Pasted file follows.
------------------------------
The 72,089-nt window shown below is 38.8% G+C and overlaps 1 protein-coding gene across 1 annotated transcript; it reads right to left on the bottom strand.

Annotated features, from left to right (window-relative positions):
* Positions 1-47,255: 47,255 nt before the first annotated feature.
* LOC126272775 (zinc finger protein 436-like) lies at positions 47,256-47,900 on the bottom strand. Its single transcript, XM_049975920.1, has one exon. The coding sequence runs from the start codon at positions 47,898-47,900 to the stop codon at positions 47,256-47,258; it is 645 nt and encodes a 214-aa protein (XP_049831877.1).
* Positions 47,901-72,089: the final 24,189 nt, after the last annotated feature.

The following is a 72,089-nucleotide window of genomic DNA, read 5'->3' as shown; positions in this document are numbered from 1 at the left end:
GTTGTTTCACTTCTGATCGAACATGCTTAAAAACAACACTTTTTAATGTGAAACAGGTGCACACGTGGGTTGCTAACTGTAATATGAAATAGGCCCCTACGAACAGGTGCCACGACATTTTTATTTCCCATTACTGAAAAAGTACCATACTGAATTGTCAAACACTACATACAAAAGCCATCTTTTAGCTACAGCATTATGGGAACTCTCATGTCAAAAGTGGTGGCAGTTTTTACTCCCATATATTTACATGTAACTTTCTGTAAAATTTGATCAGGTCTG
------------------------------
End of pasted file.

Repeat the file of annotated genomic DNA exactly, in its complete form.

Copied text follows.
The 72,089-nt window shown below is 38.8% G+C and overlaps 1 protein-coding gene across 1 annotated transcript; it reads right to left on the bottom strand.

Annotated features, from left to right (window-relative positions):
* Positions 1-47,255: 47,255 nt before the first annotated feature.
* LOC126272775 (zinc finger protein 436-like) lies at positions 47,256-47,900 on the bottom strand. Its single transcript, XM_049975920.1, has one exon. The coding sequence runs from the start codon at positions 47,898-47,900 to the stop codon at positions 47,256-47,258; it is 645 nt and encodes a 214-aa protein (XP_049831877.1).
* Positions 47,901-72,089: the final 24,189 nt, after the last annotated feature.

The following is a 72,089-nucleotide window of genomic DNA, read 5'->3' as shown; positions in this document are numbered from 1 at the left end:
GTTGTTTCACTTCTGATCGAACATGCTTAAAAACAACACTTTTTAATGTGAAACAGGTGCACACGTGGGTTGCTAACTGTAATATGAAATAGGCCCCTACGAACAGGTGCCACGACATTTTTATTTCCCATTACTGAAAAAGTACCATACTGAATTGTCAAACACTACATACAAAAGCCATCTTTTAGCTACAGCATTATGGGAACTCTCATGTCAAAAGTGGTGGCAGTTTTTACTCCCATATATTTACATGTAACTTTCTGTAAAATTTGATCAGGTCTG